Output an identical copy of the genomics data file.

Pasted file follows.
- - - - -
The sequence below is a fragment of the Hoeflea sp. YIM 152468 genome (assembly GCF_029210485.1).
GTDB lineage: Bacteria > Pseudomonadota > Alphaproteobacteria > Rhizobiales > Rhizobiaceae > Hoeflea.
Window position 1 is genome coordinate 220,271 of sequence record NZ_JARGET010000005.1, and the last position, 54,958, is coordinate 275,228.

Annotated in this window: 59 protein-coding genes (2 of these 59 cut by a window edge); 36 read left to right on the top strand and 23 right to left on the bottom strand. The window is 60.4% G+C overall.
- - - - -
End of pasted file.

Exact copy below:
The sequence below is a fragment of the Hoeflea sp. YIM 152468 genome (assembly GCF_029210485.1).
GTDB lineage: Bacteria > Pseudomonadota > Alphaproteobacteria > Rhizobiales > Rhizobiaceae > Hoeflea.
Window position 1 is genome coordinate 220,271 of sequence record NZ_JARGET010000005.1, and the last position, 54,958, is coordinate 275,228.

Annotated in this window: 59 protein-coding genes (2 of these 59 cut by a window edge); 36 read left to right on the top strand and 23 right to left on the bottom strand. The window is 60.4% G+C overall.